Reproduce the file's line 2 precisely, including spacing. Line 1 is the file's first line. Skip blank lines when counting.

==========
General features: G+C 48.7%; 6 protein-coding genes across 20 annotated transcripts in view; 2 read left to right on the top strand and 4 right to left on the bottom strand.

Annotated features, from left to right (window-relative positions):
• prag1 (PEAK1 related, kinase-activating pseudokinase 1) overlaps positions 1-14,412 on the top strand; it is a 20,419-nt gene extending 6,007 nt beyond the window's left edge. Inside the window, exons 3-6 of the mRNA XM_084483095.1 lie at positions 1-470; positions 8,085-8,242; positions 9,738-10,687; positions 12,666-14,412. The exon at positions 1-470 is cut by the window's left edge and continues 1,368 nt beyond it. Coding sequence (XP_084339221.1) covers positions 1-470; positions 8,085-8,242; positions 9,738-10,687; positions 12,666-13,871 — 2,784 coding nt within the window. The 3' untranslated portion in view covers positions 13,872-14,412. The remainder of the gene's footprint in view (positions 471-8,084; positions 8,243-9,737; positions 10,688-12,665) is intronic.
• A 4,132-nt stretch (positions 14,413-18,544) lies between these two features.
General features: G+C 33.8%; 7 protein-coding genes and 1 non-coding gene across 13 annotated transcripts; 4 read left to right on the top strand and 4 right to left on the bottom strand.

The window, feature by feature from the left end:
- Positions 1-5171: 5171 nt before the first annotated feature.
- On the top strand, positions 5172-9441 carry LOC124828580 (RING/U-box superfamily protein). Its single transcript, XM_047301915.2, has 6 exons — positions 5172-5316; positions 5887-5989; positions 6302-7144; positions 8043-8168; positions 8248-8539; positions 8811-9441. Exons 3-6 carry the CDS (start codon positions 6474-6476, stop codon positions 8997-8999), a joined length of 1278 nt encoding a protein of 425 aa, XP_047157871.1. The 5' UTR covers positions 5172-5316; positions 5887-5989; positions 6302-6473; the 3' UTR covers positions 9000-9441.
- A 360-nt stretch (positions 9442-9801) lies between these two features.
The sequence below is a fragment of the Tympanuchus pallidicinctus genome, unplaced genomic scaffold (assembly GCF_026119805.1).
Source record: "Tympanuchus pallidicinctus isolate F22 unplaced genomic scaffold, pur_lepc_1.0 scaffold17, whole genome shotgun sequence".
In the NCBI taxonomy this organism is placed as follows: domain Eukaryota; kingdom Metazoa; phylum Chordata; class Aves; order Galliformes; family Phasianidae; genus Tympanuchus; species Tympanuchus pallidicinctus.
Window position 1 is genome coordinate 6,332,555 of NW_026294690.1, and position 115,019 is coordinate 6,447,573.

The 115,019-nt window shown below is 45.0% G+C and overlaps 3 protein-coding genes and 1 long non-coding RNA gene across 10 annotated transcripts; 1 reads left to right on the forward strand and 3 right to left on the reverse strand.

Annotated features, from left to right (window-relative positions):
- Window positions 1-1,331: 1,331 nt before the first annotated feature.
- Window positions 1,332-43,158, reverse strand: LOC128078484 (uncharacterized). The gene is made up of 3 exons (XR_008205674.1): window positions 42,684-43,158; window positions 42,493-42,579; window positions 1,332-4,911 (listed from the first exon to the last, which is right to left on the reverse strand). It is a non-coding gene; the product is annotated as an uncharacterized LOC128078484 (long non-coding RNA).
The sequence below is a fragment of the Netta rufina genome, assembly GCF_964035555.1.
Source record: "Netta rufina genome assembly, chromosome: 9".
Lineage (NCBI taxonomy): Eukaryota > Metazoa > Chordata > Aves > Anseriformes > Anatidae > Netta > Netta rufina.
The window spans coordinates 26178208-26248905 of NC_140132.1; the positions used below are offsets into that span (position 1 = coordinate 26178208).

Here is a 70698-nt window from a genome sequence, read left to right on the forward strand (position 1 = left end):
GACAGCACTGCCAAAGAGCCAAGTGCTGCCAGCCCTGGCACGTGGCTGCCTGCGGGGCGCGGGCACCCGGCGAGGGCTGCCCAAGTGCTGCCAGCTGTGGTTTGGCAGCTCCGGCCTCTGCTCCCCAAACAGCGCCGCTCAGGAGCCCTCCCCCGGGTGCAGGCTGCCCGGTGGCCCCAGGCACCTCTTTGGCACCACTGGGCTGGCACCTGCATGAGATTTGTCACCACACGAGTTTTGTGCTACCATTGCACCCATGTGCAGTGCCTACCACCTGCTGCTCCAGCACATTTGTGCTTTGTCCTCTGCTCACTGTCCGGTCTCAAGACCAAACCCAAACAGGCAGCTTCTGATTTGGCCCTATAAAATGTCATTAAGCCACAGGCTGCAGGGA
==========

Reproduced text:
Annotated features, from left to right (window-relative positions):